I just completed this today (Feb 22, 2009), it took about two hours at a slow pace with my son helping. It's my daughters 99 grand am. Also I'm not a mechanic, I'm slow, I just did it to help my daughter. Her serpentine belt is not broken, it's old and worn with lots of cracks and it needed replacement before it broke. All I was doing was a simple belt replacement. I hoped. As it turned out it was.
In order to change the serpentine belt in a garage we first supported the engine using a small wood block and a floor jack. The board was 1x because a 2x4 was too thick for my jack. After the engine is supported it was back to the belt.
To make this job easier we needed some room to wrench. So we removed the Coolant fill/over flow tank by removing the single bolt holding down. With the tank loose we simply lifted it or swung it out of the way as needed through out the project. We then removed two bolts holding another bracket in the way. Not sure what that component was, it's about 4x4x4 black electrical looking widget on a black metal bracket attached to the wheel well by two hex head screws. Now with every thing open we could see better and had much better access.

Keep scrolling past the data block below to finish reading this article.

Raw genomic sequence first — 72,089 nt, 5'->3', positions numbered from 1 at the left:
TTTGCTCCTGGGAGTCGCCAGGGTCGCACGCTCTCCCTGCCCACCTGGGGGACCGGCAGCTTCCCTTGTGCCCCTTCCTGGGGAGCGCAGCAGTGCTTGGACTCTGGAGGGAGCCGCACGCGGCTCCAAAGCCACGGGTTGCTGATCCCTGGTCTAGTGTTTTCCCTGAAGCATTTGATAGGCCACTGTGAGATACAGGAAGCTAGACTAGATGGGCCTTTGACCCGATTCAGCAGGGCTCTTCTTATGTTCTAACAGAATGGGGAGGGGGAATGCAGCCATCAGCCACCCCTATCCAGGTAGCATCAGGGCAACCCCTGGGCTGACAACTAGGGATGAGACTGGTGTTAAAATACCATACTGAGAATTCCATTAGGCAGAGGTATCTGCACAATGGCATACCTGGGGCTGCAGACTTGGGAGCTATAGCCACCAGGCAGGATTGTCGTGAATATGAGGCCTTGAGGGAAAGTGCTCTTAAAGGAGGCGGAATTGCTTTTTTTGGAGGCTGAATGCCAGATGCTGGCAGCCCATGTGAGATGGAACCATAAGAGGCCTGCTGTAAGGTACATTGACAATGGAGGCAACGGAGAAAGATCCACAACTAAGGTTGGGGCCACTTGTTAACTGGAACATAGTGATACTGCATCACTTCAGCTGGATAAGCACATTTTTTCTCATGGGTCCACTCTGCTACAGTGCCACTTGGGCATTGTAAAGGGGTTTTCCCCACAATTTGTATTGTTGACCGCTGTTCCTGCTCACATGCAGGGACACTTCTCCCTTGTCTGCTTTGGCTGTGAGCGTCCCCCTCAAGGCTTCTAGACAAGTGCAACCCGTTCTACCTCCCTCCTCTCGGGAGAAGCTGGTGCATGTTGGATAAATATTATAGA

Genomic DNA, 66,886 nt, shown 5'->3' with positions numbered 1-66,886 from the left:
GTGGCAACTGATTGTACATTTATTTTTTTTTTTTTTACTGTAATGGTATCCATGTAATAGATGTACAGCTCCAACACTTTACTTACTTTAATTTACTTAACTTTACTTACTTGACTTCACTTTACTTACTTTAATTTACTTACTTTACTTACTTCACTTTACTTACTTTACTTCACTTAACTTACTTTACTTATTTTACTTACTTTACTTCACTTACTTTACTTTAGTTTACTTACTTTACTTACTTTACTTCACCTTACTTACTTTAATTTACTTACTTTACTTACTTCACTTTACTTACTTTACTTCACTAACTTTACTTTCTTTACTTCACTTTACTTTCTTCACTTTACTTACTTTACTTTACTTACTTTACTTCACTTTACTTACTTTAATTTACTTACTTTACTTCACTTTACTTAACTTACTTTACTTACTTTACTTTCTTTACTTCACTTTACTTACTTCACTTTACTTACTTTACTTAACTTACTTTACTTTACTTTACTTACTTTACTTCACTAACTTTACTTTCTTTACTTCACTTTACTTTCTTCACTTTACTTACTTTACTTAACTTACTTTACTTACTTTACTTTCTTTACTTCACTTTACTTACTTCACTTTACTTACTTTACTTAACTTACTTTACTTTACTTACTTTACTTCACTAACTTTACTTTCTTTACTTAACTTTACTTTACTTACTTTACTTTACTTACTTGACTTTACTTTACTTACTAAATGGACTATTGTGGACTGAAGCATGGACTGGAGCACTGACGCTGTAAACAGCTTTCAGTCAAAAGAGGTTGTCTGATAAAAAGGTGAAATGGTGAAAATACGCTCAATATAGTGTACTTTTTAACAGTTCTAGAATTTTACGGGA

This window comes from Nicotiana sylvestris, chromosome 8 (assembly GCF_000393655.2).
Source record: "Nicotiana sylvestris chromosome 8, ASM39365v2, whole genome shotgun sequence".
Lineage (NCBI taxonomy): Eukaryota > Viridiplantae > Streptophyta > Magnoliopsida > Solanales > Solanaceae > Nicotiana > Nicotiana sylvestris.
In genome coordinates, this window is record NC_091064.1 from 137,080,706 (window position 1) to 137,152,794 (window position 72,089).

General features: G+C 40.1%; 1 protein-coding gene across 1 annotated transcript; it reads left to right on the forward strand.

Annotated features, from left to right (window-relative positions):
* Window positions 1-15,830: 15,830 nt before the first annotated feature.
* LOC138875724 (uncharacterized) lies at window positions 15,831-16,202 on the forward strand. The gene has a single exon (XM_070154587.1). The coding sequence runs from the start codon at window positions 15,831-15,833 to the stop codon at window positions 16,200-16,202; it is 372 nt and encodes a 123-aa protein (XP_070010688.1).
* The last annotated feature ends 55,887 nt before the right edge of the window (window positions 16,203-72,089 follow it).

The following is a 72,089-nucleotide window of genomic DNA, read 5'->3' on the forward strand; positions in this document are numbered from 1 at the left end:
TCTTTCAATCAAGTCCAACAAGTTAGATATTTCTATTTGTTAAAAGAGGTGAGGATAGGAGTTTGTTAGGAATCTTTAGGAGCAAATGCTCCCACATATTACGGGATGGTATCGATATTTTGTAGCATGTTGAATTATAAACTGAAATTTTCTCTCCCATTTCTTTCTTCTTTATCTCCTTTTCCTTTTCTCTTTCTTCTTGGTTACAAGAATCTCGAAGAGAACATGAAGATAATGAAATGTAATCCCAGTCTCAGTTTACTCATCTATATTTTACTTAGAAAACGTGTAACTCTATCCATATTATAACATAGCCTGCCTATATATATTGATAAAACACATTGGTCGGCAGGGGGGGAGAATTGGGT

Next we removed two bolts and two nuts and removed the engine mount plate. Then it was time to release the tensioner. I don't know what Tom above was doing but my 3/8" drive rachet fit right into that perfect 3/8" square hole that GM put there. This does suck because it's located on the lower rear of the engine (towards the firewall). My 3/8" rachet is short of course so I used about a 14 mm deepwell socket with an 8" long 3/8" extension to extend the length of the handle. This gave me the leverage needed opperate the tensioner. The ratchet once it moved forward as the tension released would not come out of the hole from reduced clearance with the wheel well. So it just sat there and we wiggled the new belt around it. I will say this, I had two 3/8" rachets but only one of them would fit, the other was too fat. So it's possible you would have to get another tool. By the way you need a good set of metric sockets.
Now jack the engine up enough of a gap to remove the old belt and slip the new belt on. With the new belt roughly wound around the lower pulley's we started bolting back up the engine mount bracket. We simply pushed on the engine and leaned on the front end of the car to lower/raise the suspension just using our weight and pushing it around a bit. It bolted back up and went back on fairly smooth to this point. Use caution with those bolts and that alluminum block, one of our was stubborn.